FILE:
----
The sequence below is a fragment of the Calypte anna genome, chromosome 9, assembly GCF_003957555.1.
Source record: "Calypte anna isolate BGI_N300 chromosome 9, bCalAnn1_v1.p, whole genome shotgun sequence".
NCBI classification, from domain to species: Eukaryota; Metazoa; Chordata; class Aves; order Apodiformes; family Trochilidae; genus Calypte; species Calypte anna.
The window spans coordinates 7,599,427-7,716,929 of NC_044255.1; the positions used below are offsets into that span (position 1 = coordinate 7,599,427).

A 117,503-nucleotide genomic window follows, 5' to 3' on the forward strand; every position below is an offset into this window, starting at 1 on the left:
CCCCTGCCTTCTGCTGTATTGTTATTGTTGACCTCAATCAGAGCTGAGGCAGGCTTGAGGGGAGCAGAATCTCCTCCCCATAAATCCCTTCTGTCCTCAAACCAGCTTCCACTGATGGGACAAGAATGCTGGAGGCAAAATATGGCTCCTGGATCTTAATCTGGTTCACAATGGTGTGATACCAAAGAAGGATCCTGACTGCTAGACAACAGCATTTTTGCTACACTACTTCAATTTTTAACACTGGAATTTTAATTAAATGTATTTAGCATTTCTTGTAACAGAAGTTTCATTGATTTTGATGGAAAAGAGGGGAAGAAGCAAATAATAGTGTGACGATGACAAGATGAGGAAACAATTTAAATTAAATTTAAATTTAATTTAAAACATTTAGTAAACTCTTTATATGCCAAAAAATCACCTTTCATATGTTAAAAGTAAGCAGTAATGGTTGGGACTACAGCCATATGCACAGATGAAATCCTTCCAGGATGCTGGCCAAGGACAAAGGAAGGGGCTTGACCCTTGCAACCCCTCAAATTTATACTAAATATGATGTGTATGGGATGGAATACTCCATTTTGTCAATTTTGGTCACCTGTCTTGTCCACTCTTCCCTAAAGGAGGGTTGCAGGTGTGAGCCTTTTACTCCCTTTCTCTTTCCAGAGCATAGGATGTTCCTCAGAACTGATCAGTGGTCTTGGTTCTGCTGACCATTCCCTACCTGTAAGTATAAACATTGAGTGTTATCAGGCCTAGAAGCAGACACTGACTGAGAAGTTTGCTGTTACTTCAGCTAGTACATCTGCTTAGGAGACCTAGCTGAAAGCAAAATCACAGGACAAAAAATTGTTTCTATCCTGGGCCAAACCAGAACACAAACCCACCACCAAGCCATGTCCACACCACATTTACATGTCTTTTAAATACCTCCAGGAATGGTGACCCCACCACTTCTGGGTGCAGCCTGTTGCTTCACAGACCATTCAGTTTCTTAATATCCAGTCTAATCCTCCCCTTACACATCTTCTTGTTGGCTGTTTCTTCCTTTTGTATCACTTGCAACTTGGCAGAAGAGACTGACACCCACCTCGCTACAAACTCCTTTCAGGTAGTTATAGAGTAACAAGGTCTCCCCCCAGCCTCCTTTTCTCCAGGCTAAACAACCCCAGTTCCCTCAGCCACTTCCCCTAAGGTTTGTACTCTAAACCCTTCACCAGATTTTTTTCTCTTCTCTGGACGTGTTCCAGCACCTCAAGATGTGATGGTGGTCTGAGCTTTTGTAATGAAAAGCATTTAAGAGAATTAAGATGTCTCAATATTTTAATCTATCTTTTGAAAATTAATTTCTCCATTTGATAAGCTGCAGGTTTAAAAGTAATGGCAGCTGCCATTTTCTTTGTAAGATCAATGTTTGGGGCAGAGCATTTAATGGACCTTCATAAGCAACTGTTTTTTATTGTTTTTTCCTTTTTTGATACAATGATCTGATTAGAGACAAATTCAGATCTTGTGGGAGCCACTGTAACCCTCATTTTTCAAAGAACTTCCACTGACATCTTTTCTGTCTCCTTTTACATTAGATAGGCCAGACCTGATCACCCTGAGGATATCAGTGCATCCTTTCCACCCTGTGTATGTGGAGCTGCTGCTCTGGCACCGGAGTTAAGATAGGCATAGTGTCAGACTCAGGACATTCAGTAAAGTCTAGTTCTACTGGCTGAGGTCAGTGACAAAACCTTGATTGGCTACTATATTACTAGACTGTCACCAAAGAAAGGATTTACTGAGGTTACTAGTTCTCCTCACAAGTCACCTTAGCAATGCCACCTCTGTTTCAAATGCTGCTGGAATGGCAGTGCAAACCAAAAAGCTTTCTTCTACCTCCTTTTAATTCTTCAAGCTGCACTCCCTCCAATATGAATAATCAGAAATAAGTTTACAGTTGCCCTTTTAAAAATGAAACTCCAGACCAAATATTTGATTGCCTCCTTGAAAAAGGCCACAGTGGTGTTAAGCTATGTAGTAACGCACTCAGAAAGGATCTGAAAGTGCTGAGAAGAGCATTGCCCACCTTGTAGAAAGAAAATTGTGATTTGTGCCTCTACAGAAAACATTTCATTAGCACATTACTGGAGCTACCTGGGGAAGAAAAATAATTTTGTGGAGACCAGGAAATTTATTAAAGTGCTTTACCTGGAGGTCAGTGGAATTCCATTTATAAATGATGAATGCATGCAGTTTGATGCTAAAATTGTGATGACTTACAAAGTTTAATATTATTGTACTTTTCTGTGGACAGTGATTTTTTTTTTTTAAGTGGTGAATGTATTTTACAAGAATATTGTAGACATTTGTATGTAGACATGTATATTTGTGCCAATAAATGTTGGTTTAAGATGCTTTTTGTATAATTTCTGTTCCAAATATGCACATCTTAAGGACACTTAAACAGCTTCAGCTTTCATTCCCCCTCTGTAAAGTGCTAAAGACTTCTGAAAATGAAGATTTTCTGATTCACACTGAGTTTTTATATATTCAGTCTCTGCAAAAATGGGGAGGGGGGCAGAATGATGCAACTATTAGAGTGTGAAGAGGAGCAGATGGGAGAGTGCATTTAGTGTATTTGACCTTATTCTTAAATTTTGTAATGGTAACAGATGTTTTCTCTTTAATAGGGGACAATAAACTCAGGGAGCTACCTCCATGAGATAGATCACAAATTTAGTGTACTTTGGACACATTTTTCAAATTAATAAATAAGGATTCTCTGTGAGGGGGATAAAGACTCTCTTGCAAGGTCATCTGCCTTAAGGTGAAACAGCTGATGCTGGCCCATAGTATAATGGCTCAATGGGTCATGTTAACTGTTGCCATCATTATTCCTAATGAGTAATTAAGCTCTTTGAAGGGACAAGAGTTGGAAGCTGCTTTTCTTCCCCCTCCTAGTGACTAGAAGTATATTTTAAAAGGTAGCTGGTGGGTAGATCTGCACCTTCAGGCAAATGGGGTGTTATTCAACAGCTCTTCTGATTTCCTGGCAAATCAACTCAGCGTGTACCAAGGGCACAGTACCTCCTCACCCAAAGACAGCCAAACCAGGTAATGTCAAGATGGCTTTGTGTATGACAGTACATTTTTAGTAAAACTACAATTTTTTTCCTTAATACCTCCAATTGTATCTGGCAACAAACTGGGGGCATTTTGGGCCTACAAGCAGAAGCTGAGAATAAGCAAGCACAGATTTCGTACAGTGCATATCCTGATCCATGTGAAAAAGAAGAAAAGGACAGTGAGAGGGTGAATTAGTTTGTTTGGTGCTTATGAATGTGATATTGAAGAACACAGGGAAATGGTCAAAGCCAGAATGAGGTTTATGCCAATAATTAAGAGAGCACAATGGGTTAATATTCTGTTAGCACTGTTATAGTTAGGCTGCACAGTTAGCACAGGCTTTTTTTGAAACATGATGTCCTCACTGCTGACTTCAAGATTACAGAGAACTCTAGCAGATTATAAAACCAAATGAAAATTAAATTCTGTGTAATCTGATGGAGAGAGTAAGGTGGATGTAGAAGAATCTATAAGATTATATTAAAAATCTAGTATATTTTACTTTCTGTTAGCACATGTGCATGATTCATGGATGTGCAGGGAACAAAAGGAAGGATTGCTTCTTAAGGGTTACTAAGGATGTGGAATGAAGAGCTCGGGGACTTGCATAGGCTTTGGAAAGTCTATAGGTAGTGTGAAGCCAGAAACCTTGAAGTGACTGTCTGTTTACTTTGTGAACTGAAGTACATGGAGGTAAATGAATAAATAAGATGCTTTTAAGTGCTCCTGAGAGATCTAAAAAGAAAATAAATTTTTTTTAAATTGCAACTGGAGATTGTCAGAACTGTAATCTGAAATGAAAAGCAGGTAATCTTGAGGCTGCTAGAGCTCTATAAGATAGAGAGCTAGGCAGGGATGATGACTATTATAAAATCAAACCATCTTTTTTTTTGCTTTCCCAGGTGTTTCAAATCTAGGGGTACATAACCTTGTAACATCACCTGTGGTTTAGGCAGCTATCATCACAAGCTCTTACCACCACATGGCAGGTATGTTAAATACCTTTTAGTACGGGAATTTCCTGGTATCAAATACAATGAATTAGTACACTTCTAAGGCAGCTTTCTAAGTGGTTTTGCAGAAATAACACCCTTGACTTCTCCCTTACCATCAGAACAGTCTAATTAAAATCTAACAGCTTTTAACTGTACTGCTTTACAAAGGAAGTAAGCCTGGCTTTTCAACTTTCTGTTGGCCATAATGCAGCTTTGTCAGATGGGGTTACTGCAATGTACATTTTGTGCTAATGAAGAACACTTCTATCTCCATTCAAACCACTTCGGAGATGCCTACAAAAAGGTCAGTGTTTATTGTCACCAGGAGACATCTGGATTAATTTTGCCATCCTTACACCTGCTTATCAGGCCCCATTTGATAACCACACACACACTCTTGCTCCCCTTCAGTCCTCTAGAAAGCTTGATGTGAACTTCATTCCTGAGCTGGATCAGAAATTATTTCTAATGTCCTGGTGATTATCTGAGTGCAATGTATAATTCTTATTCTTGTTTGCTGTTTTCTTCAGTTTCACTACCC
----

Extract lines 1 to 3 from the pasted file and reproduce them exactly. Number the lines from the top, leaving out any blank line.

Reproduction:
The sequence below is a fragment of the Calypte anna genome, chromosome 9, assembly GCF_003957555.1.
Source record: "Calypte anna isolate BGI_N300 chromosome 9, bCalAnn1_v1.p, whole genome shotgun sequence".
NCBI classification, from domain to species: Eukaryota; Metazoa; Chordata; class Aves; order Apodiformes; family Trochilidae; genus Calypte; species Calypte anna.